Free Future

Crashed biplane

Drones, Accidents, and Secrecy

By Jay Stanley, Senior Policy Analyst, ACLU Speech, Privacy & Technology Project at 1:35pm
The Washington Post recently ran some amazing articles on the safety record of drones. The three-part series focuses on the more than 400 large U.S. military drones that have crashed overseas, domestic U.S. crashes of military drones inside and outside military airspace, and the record of incidents of small drones coming dangerously close to civilian aircraft within the United States. Fortunately nobody has been killed in any crashes yet, but it all makes for gripping reading.
image of state privacy map

Interactive Map: Privacy in the States on Four Key Issues

By Allie Bohm, Advocacy & Policy Strategist, ACLU at 10:50am

In the last few years, we’ve seen an unprecedented number of privacy battles being waged in state legislatures. Today we’re launching an interactive web map that shows the privacy laws in place across the country on four of those issues:

law…
Blurred photo of Supreme Court building

How the Supreme Court Could Have Ruled in Riley

By Jay Stanley, Senior Policy Analyst, ACLU Speech, Privacy & Technology Project at 11:17am

Privacy advocates are celebrating the Supreme Court’s recognition in yesterday’s Riley v. California ruling that, as some have succinctly put it, “digital is different.” Chief Justice Roberts’s 9-0 opinion in the case is straightforward and…

Photo of blue pipes

We Want Internet Providers to Respond to Internet Demand, Not Shape It

By Jay Stanley, Senior Policy Analyst, ACLU Speech, Privacy & Technology Project at 10:38am

The debate over network neutrality is misguided, Robert McMillan argues in Wired, because amid dismay over the FCC’s proposal to allow ISPs to sell “fast lanes” to companies, people don’t understand that giant internet companies like Google,…

Silhouette of face

Biometrics Industry: Anonymity is Forfeit

By Chris Calabrese, Legislative Counsel, ACLU Washington Legislative Office at 9:46am

The Department of Commerce has convened a “multistakeholder process” between civil society groups (like the ACLU) and industry groups, with the aim of limiting face recognition as a tool of surveillance in our society by establishing common ground…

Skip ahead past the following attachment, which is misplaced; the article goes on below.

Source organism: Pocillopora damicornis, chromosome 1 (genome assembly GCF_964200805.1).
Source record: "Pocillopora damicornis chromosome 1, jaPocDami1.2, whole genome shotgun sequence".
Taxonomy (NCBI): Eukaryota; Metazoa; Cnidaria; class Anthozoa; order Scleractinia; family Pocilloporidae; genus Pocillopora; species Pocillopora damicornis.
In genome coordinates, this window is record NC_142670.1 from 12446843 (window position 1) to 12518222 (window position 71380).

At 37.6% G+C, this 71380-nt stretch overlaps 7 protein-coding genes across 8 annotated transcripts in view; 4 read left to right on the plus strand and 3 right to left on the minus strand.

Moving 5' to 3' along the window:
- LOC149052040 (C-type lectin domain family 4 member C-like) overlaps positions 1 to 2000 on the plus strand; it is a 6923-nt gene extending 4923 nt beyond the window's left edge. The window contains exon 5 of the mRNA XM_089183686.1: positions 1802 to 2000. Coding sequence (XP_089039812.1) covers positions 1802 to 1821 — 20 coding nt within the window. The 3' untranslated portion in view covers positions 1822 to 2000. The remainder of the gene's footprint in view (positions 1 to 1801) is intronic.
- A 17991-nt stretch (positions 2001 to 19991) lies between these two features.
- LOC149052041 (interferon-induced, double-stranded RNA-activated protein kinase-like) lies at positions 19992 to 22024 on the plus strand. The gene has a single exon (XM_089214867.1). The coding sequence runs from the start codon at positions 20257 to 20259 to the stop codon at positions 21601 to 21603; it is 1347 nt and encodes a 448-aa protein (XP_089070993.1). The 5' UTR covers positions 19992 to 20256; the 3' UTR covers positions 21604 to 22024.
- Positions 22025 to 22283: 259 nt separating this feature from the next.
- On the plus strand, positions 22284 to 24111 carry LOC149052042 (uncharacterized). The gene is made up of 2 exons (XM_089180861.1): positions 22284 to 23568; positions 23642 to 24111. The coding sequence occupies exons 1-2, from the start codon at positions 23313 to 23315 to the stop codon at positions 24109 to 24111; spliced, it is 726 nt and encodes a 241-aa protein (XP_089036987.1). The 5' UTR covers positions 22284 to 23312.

stingray device

Internal Police Emails Show Efforts to Hide Use of Cell Phone Tracking

By Maria Kayanan, Associate Legal Director, ACLU of Florida at 9:01pm

As we suspected, local law enforcement officials are borrowing cell phone tracking devices known as “stingrays” from the U.S. Marshals Service—and police are deliberately concealing the use of stingrays in court documents submitted to judges…

Appeals Court Overturns Decision on TheDirty.com in a Win For Free Speech

Appeals Court Overturns Decision on TheDirty.com in a Win For Free Speech

By Lee Rowland, Staff Attorney, ACLU Speech, Privacy & Technology Project at 5:38pm

The Sixth Circuit Court of Appeals issued a decision today in Jones v. Dirty World Entertainment, a case in which the ACLU filed an amicus brief alongside other organizations urging the Sixth Circuit to reverse a lower court’s decision holding a…

18th Century political cartoon

Parody Doesn't Play in Peoria

By Lee Rowland, Staff Attorney, ACLU Speech, Privacy & Technology Project at 1:46pm

In March of this year, Peoria resident Jon Daniel set up a satire Twitter account using the name of the town’s elected mayor, Jim Ardis. Using slang and swearwords, Daniel then tweeted a series of jokes. No one in their right mind would have thought…

Trickle Down Surveillance

Trickle Down Surveillance

By Nathan Freed Wessler, Staff Attorney, ACLU Speech, Privacy & Technology Project at 11:22am

Cell site simulators, also known as "stingrays," are devices that trick cellphones into reporting their locations and identifying information. They do so by mimicking cellphone towers and sending out electronic cues that allow the police to enlist…

Car in blurry lights

Federal Court Rules on One of the Major Outstanding Constitutional Privacy Questions of Our Time

By Nathan Freed Wessler, Staff Attorney, ACLU Speech, Privacy & Technology Project at 9:13am

In a tremendous step forward for our right to privacy under the Fourth Amendment, the Eleventh Circuit Court of Appeals has held in United States v. Quartavious Davis that police need a warrant to obtain historical cell phone location information from…